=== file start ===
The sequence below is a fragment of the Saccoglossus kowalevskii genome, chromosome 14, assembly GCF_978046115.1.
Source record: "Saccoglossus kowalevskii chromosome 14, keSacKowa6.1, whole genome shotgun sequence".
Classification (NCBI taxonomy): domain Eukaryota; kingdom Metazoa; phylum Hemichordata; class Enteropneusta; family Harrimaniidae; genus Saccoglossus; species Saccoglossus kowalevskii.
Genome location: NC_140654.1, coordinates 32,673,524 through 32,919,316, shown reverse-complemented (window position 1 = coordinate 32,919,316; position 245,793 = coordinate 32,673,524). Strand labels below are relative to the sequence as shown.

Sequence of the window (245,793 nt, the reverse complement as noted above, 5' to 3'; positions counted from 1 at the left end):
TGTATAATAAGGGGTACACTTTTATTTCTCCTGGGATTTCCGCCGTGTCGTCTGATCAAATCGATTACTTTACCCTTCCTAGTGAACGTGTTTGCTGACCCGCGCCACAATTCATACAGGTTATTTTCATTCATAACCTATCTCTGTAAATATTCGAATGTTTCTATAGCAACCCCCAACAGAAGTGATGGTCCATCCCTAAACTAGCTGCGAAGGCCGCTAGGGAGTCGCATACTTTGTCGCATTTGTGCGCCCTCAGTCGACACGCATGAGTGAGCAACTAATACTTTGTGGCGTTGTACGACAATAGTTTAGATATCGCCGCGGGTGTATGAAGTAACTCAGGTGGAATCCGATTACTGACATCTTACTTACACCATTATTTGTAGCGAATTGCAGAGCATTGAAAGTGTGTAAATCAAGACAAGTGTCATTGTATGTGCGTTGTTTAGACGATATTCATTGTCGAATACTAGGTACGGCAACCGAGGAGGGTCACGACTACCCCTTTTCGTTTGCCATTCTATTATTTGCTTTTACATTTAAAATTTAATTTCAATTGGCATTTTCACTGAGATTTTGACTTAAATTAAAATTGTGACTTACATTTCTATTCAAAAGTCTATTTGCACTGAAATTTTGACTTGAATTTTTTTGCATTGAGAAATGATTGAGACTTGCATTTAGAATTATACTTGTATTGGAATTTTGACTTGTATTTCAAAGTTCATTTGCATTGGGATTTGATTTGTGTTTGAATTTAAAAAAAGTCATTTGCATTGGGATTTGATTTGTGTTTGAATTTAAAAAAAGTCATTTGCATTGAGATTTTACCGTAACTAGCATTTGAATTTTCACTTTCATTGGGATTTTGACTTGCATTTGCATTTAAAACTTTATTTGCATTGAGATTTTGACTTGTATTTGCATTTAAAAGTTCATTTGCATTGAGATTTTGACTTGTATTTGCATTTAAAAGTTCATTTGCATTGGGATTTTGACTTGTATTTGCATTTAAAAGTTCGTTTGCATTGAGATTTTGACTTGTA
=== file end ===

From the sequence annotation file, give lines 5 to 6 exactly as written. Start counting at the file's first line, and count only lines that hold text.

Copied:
Sequence of the window (245,793 nt, the reverse complement as noted above, 5' to 3'; positions counted from 1 at the left end):
TGTATAATAAGGGGTACACTTTTATTTCTCCTGGGATTTCCGCCGTGTCGTCTGATCAAATCGATTACTTTACCCTTCCTAGTGAACGTGTTTGCTGACCCGCGCCACAATTCATACAGGTTATTTTCATTCATAACCTATCTCTGTAAATATTCGAATGTTTCTATAGCAACCCCCAACAGAAGTGATGGTCCATCCCTAAACTAGCTGCGAAGGCCGCTAGGGAGTCGCATACTTTGTCGCATTTGTGCGCCCTCAGTCGACACGCATGAGTGAGCAACTAATACTTTGTGGCGTTGTACGACAATAGTTTAGATATCGCCGCGGGTGTATGAAGTAACTCAGGTGGAATCCGATTACTGACATCTTACTTACACCATTATTTGTAGCGAATTGCAGAGCATTGAAAGTGTGTAAATCAAGACAAGTGTCATTGTATGTGCGTTGTTTAGACGATATTCATTGTCGAATACTAGGTACGGCAACCGAGGAGGGTCACGACTACCCCTTTTCGTTTGCCATTCTATTATTTGCTTTTACATTTAAAATTTAATTTCAATTGGCATTTTCACTGAGATTTTGACTTAAATTAAAATTGTGACTTACATTTCTATTCAAAAGTCTATTTGCACTGAAATTTTGACTTGAATTTTTTTGCATTGAGAAATGATTGAGACTTGCATTTAGAATTATACTTGTATTGGAATTTTGACTTGTATTTCAAAGTTCATTTGCATTGGGATTTGATTTGTGTTTGAATTTAAAAAAAGTCATTTGCATTGGGATTTGATTTGTGTTTGAATTTAAAAAAAGTCATTTGCATTGAGATTTTACCGTAACTAGCATTTGAATTTTCACTTTCATTGGGATTTTGACTTGCATTTGCATTTAAAACTTTATTTGCATTGAGATTTTGACTTGTATTTGCATTTAAAAGTTCATTTGCATTGAGATTTTGACTTGTATTTGCATTTAAAAGTTCATTTGCATTGGGATTTTGACTTGTATTTGCATTTAAAAGTTCGTTTGCATTGAGATTTTGACTTGTA